After, having done this, one might realize that this way of working is not flexible enough and will be very slow on larger networks and larger datasets. Also you might want to use GPUs to speed up training. One way could be to use CUDA and implement convolution layer, max pooling layers and its derivative computation as cuda functions. But this is what exactly one of the several available toolkits for deep learning provide.
Some of the popular toolkits are Caffe, Tensorflow, Torch, Theano etc. A comparison list is maintained by Wikipedia. These toolkits usually have some way to specify a network architechture. Has atleast convolutions, max-pooling layers implemented on GPUs (both forward and backward pass). And several variants of Stocastic Gradient Descent implemented. Common ones are ADAM, Adagrad, Adadelta, RMSProp. There is an easy to understand and concise blog post which explains the workings of ADAM, Adagrad etc.
My Take on Toolkits
Initially, I started to use Berkeley’s Caffe. In particular, I used it’s python bindings. Fairly easy to learn. One can follow examples on their website and possibly get it all working in say 2-3 days. Soon realize it was not as easy to make changes to it. Although, I must admit it is just perfect if you want to do just object classification. However, let me warn you, it is not as professionally maintained (compared to tensorflow) and severely lacking in documentations. I reckon, with increasing popularity of tensorflow caffe is going to have a slow death.
One thing that might be confusing at first with caffe is that, it defines two .prototxt files. One to define the SGD parameters like learning rate etc and another one to define the network architecture. It recommends the image data be stored in LMDB file format or the HDF5 file format for bulk loading images. This format is just a fast-format. If you are just a beginner it can create unnessary hurdles. It is possible to give it inputs from a file. You might want to have a look at my caffe implementation (pycaffe) here.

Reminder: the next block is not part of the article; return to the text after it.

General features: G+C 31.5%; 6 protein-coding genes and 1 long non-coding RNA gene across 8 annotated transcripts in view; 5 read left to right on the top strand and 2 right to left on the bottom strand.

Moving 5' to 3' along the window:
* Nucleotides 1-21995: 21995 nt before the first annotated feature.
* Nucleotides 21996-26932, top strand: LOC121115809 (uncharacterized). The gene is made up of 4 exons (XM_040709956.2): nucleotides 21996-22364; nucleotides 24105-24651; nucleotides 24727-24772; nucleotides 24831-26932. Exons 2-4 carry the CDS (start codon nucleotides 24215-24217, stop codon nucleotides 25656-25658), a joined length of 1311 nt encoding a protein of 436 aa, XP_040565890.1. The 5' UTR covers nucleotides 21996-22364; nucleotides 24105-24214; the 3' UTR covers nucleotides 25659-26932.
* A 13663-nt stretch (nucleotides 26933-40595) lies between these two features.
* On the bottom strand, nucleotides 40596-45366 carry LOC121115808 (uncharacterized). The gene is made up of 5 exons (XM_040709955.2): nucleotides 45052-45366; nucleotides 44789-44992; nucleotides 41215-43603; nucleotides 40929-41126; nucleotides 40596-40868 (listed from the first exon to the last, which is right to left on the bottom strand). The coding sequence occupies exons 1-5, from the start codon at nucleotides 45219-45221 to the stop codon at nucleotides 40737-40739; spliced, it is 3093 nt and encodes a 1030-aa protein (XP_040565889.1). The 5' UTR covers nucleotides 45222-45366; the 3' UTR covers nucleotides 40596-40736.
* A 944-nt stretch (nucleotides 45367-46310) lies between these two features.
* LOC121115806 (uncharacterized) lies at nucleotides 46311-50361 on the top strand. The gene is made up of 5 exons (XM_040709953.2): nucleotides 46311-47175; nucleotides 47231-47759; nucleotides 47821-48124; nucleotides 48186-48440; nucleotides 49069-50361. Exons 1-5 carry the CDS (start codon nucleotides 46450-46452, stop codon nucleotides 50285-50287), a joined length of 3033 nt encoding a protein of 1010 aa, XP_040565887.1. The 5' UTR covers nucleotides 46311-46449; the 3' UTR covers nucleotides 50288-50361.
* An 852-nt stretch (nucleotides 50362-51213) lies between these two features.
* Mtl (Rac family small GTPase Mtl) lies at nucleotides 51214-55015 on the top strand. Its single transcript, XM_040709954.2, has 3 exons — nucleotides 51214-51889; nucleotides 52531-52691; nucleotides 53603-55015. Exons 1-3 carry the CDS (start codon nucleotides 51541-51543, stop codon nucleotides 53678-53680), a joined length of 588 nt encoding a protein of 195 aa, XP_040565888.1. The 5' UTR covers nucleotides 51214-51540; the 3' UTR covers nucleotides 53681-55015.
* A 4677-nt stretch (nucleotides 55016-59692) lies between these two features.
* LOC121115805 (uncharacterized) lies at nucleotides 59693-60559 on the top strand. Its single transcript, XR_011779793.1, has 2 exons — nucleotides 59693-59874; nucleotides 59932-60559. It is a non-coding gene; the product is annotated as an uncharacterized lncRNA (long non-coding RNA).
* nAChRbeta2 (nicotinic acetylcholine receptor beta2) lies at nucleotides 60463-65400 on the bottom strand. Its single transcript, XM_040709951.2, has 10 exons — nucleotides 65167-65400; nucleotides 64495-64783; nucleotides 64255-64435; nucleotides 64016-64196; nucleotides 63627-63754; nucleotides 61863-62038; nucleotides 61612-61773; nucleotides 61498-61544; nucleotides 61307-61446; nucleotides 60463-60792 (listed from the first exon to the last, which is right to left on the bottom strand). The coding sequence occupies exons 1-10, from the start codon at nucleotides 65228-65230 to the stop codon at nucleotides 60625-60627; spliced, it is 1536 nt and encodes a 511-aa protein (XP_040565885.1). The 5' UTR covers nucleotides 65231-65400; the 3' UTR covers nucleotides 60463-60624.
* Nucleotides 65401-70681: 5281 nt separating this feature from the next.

Google’s Tensorflow is fundamentally very different than caffe. It lets you define a computational graph. It can compute derivative of this graph and do the gradient descent. It is extremely flexible with respect to the operations you want to perform and gives you lot of control on your computations. Needless to mention it is extremely professionally maintained and currently used inside and outside google on some very cool projects.
However, beware it has a steep learning curve. Possibly about 10-15 days and you better know background theory as it will come in handy when you build a computational graph yourself. It is now about only 1 year old (launched in Dec 2015), so lot of things change rapidly. I would recommend follow their tutorial and have a look at their cifar10 example code. Did I mention, best way to use tensorflow is through its python interface…oops. Good idea to brush up on python and numpy.
In addition to tensorflow’s official tutorials and examples, there are more tutorial. Awesome tensorflow is a very resourceful list of things related to tensorflow. You may also like to follow my example on cifar10 using tensorflow.
This is it, for this post. Further ahead, I plan to talk about my research work. After which I might explore recurrent networks and talk about them. Until then, happy deep-learning..!
- Toy Neural Network
- MNIST – Hand written dataset
- CIFAR10 – Object category dataset
- CS251n @ Stanford lecture notes on CNN
- My minimal_cnn implementation
- Deep Learning Book
- In-memory Caffe training with MNIST, code
- Tensorflow cifar10 training, code